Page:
Staying engaged in political process

Why react to regulations when you can influence them?

Former Kentucky Congressman Geoff Davis believes we should think of Washington, DC, as a factory or a type of supply chain.

“Congress is the production facility,” he said. “The agency community develops the regulations and carries out supposedly the will of Congress, forgetting some of the constitutional discussions we could have. That’s the supply chain. When you view it that way, your involvement in making things happen has a huge impact on the law.

“We listen to economists talk about things that will happen. Farmers make decisions based on weather and precipitation. It’s all about understanding what’s going to happen. The most important strategy is formed by understanding what the inevitabilities are. I tell my kids they’re living in a once-in-a-century period for young people. We have a populist movement like we had 120 years ago. There is all kinds of international upheaval, boundaries are changing, new sources of energy are coming, institutions are going away and others arising. It’s very important to be engaged.”

In “Politics, What Does It All Mean?” Davis—now the managing partner of Republic Consulting LLC—outlined what’s happening in the political environment.

Here’s what to look for in the 114th Congress:

•  The Inevitable Calculus. “There are 218 votes in the House (to get a majority), 60 votes in the Senate and a President who will sign a bill. Why is it important? We were this close with the tax deal in November until President Obama killed it. Those numbers are always there.”

•  Internal management issues within caucuses … getting to YES. “We had 28 votes in the Republican Party that we can lose and the House runs differently than the Senate. It runs by majority rule. In the Senate, one person can slow the whole world down. Managing those votes internally becomes a critical piece.”

•  Both parties must demonstrate the ability to govern effectively.

•  Likely smaller reaches due to political constraints.

He said there are three big problems for business:

•  Regulation.

Geoff Davis, Republic Consulting

“It’s about 12% of GDP,” he said. “Regulations have grown simply because of the abdication of the legislative branch to the executive branch, where laws are vague and overly simplified. Congress isn’t effectively able, or willing, to exercise its oversight.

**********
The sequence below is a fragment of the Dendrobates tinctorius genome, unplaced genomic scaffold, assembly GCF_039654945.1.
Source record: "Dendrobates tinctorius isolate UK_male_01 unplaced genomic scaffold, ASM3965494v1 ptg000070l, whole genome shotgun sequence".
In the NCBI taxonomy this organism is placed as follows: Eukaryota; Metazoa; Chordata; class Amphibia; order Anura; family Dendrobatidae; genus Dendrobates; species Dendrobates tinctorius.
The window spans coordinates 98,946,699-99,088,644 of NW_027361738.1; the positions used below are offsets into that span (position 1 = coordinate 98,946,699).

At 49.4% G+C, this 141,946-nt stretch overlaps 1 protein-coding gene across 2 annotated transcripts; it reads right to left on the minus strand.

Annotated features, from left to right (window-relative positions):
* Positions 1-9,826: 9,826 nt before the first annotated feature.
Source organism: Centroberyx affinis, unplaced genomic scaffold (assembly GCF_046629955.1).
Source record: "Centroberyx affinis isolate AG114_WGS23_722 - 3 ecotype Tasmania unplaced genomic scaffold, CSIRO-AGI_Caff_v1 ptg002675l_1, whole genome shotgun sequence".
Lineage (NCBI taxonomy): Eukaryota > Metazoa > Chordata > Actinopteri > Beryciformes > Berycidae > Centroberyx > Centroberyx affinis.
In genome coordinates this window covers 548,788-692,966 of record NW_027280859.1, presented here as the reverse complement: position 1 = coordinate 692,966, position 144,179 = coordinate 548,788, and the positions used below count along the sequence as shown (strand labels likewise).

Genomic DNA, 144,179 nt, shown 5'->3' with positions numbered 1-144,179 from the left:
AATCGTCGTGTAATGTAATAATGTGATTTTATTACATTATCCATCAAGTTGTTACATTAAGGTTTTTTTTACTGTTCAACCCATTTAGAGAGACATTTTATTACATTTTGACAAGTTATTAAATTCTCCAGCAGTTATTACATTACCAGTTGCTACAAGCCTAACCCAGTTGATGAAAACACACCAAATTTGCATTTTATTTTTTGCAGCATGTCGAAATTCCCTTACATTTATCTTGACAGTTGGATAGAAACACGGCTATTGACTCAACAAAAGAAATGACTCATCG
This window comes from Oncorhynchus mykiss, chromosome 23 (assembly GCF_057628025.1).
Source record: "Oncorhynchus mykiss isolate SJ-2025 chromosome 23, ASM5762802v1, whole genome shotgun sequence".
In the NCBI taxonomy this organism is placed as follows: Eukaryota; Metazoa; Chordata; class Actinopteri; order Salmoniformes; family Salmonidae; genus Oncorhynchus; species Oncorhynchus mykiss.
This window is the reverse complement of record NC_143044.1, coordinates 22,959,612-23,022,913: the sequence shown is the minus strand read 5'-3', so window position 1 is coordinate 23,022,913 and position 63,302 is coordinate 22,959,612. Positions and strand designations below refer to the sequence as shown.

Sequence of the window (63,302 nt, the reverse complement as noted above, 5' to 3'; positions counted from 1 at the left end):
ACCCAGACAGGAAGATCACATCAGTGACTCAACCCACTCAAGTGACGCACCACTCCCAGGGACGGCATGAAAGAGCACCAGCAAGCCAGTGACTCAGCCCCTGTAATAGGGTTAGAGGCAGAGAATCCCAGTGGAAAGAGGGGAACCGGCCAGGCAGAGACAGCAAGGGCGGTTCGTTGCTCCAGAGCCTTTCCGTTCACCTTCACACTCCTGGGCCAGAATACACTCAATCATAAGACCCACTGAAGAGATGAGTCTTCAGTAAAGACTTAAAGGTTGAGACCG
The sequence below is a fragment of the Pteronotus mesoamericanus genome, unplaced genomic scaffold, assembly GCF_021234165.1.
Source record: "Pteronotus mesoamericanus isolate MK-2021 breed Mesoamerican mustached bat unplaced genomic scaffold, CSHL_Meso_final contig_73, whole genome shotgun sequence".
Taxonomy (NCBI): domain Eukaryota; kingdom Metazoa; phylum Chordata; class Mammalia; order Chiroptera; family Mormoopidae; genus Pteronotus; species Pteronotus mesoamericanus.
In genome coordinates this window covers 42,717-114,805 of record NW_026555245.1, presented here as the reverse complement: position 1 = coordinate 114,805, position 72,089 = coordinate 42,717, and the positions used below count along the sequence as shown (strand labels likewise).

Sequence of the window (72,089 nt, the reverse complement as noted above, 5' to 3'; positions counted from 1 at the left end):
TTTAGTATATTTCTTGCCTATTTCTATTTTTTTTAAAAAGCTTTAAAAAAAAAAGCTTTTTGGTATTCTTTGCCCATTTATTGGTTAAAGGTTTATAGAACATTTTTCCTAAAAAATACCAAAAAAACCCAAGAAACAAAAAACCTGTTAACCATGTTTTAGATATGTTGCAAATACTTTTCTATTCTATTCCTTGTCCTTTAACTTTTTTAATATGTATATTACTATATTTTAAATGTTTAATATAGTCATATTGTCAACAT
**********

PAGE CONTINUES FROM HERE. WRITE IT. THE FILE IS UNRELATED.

“In 2014, the Obama Administration approved regulations leading to $181.5 billion in regulatory costs. There are nearly 80,000 pages of new regulations—50% more economically significant regulations than approved under President George W Bush. The White House and Republicans are likely to battle over trucking, safety, and labor regulations.”

•  Litigation.

“Congress is likely to move forward on litigation issues in 2015. Tort reform could become an issue this
year, including the reintroduction of the Lawsuit Abuse Reduction Act. Patent reform is expected to heat up
again this year to reduce the use of patent trolls. The biggest challenge is the wide range of opinions.”

•  Taxation.

“Republicans are looking to advance tax-reform legislation. A permanent fix to tax extenders could
come in a reform bill but may again be temporarily extended by the end of the year. The big issues in tax reform debate are reducing the corporate rate, repatriation of foreign profits, and transitioning to a territorial tax system.”

On the transportation front, the Highway Bill expires on May 31, and there’s broad agreement on the structure of a new bill, he said.

“The biggest issue is funding,” he said. “Ideas include an increase in the gas tax, a reduced repatriation rate on foreign profits, and a miles-traveled tax. Congress will also need to decide if the bill will be traditional or also include new programs such as bike paths and sustainable development.”

On the trade front, several free trade treaties could come before the Senate this Congress, including the Transatlantic Trade and Investment Partnership: US-EU Nations and the Trans Pacific Partnership: US-Pacific Rim Nations.

Why is it important for companies to participate in the process?

“The more companies focus on advocacy the way they would on pursuing markets, the lower their effective tax rates and the higher their stock returns compared with competitors, according to recent research. A company called Strategas has built an index to track the stock performance of the 50 companies that advocate the most. Last year, that index outperformed the rest of the market by 30 percent.”

Or, in the words of Rep John Shimkus (R-IL): “If you want to make policy, you have to show up.” 

 

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